The OMAC (Open Modular Architecture Control) Users Group and the World Batch Forum (WBF) announced plans this week to explore cooperative activities that will lead to higher manufacturing productivity for their member companies. The announcement was made Jan. 28 at the ARC Advisory Group-sponsored ARC Strategy Forum, in Orlando, where leaders of the two organizations were in attendance.
By leveraging the commonality between the organizations’ existing bodies of work, both groups see potential to streamline manufacturing systems integration, training and manpower productivity “by an order of magnitude.”
WBF, through the Instrumentation, Systems and Automation Society (ISA), and the OMAC Users Group, through its Guidelines, have been working in parallel to define standardized models and naming conventions for batch and discrete processes. The next step is for these user groups to leverage what they have in common and increase the commonality of language, content and structure across the total process value chain.
The initiative will kick off at the WBF’s May 16-19 meeting in Chicago with a working session to coordinate development and implementation of ISA’s SP88 and SP95 standards with OMAC’s SP88-derived PackML state model across continuous, batch and discrete processes.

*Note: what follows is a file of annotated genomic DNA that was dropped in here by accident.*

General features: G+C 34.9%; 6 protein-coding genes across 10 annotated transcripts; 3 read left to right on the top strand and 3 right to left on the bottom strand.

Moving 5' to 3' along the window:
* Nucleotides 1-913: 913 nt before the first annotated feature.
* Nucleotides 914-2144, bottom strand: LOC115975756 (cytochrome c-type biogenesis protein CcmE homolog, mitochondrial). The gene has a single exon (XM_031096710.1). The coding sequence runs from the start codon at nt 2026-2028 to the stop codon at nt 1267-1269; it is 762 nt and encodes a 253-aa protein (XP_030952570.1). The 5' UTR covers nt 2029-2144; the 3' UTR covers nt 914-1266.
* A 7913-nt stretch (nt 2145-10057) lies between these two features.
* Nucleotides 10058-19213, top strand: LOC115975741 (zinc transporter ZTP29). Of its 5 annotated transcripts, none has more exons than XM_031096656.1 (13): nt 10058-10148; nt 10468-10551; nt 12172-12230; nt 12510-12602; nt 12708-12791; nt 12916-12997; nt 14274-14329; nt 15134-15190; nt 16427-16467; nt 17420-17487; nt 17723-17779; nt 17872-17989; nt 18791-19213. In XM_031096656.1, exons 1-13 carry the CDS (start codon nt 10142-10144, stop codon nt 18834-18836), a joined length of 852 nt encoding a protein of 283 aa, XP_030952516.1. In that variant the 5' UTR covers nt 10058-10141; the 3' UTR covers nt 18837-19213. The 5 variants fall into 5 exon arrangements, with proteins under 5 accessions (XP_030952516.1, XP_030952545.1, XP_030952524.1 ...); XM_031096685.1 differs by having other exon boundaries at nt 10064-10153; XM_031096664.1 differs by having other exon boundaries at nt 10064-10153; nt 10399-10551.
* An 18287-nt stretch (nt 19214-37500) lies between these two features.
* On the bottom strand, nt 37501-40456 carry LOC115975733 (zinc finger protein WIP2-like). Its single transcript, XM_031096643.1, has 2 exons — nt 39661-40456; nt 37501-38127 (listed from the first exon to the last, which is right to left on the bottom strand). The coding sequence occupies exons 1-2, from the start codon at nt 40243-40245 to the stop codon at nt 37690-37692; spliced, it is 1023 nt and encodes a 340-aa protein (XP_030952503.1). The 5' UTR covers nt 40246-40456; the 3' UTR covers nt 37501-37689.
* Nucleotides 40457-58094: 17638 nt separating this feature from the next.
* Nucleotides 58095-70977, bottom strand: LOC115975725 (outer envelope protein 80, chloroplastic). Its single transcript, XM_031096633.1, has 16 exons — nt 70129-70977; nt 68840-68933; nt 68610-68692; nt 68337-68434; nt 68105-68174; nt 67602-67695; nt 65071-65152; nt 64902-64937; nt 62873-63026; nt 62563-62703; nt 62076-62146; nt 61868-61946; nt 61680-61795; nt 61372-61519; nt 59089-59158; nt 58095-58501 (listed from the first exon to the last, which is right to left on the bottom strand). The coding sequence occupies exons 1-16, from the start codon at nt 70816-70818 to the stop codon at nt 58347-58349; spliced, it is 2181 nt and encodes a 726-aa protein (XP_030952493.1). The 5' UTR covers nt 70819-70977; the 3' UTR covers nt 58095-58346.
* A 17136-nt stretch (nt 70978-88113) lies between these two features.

Representing WBF, David Chappell, technology leader for Procter & Gamble, cited a convergence of automation technologies and standards. “We believe that a consistent use of standards will allow different people within different operations at the same company to apply automation technologies in the same ways. This will result in lower costs, common skills levels and reduced manpower requirements,” Chappell said.
Thinus van Schoor, automation manager for SAB Miller, and executive committee member of the OMAC Packaging Workgroup, noted that most process companies also have a discrete side, such as packaging. “In today’s manufacturing environment, the fundamentals of process, batch and discrete automation technologies have more in common than ever,” van Schoor said. “The increasing need for manufacturing agility demands that we cut across the different silos and departments, speak the same language and model processes in the same way. If we can merge our process and discrete manufacturing operations, we will generate great efficiencies for our corporations.”
The two organizations invited manufacturing, automation and business leaders to participate in the groups’ first joint working session at the WBF meeting May 16-19 in Chicago. For information, interested individuals can contact WBF Executive Director Dan Cain at 314-576-1116 or email@example.com, or OMAC Executive Director Keith Campbell at 717-832-0115 or firstname.lastname@example.org.